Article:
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LONDON, April 21 (Reuters) - Anglo American will launch a fresh review of executive pay after a significant number of shareholders voted against Chief Executive Mark Cutifani’s 3.4 million-pound ($4.9 million) pay deal for 2015, partial voting results showed on Thursday.
Results from shareholders who had submitted votes ahead of the annual general meeting showed 41.64 percent opposed to the company’s remuneration report and 58.36 percent in favour.
Full voting results are due to be released on Friday, the company said.
Last year, the Anglo pay report was approved by 94 percent of shareholders.
The vote over pay at Anglo American follows hot on the heels of a revolt at oil major BP, where 59.1 percent of investors voted against CEO Bob Dudley’s $19.6 million remuneration package on April 14.
Anglo posted steep losses last year after commodity prices slumped and has sought to offset poor trading conditions with a restructuring plan, cutting head office costs by half and closing 20 mines since 2013.
“You can be assured that we are listening to what shareholders say,” Anglo’s chairman, John Parker, told the meeting, adding that a fresh review of pay would be launched.
“Every three years we will be taking a fresh look at the policy and over the during the 12 months we will hold fresh consultations with shareholders followed by a vote at next year’s meeting,” he told the AGM.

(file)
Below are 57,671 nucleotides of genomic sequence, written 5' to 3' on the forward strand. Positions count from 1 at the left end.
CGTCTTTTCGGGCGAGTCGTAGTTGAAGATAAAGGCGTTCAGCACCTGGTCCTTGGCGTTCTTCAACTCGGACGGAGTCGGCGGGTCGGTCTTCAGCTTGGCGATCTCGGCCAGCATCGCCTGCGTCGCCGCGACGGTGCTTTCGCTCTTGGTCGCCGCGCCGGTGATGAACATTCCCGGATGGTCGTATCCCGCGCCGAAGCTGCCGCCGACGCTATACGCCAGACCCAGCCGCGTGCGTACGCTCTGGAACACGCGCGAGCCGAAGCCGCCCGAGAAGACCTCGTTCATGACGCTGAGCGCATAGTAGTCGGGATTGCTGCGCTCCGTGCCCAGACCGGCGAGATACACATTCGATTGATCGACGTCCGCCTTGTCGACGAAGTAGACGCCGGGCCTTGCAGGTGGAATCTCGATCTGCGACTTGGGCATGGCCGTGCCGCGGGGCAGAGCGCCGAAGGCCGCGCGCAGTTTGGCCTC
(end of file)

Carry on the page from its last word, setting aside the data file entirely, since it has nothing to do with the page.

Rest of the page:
One institutional shareholder which voted against the pay report was Hermes Investment Management.
“We have not supported the remuneration report this year as we are concerned by the unusually high number of shares issued to directors under its long-term incentive plan,” Hermes Director Bruce Duguid said in a statement.
A leading investor advisory firm last week urged shareholders to reject the Anglo remuneration report, saying it was too generous in view of the collapse in the company’s share price.
A similar call for action was made by private shareholders support group ShareSoc.
The 75 percent fall in the share price last year made Anglo the worst performing stock in the FTSE 100 index.
Cutifani’s total pay last year was 3.4 million pounds, down from 3.7 million in 2014. His basic salary of 1.26 million pounds was frozen for 2016.
The maximum bonus opportunity for each of the directors, including Cutifani, is 210 percent of their base salary.
“When times are good the benefits should be shared between employees and shareholders, when times are hard it should be the other way around ... bonuses can’t keep flowing,” retail shareholder Phil Clarke told Reuters at the AGM.
A spokesman for Anglo American previously said in an emailed statement to Reuters that the company’s policy resulted in the CEO’s remuneration “decreasing substantially” last year.
“His bonus was reduced by 40 percent, his variable pay was one fifth of the maximum achievable and his salary frozen, as it was for all our management team,” the spokesman said. ($1 = 0.6979 pounds) (Reporting by Clara Denina and Eric Onstad; Editing by Greg Mahlich)
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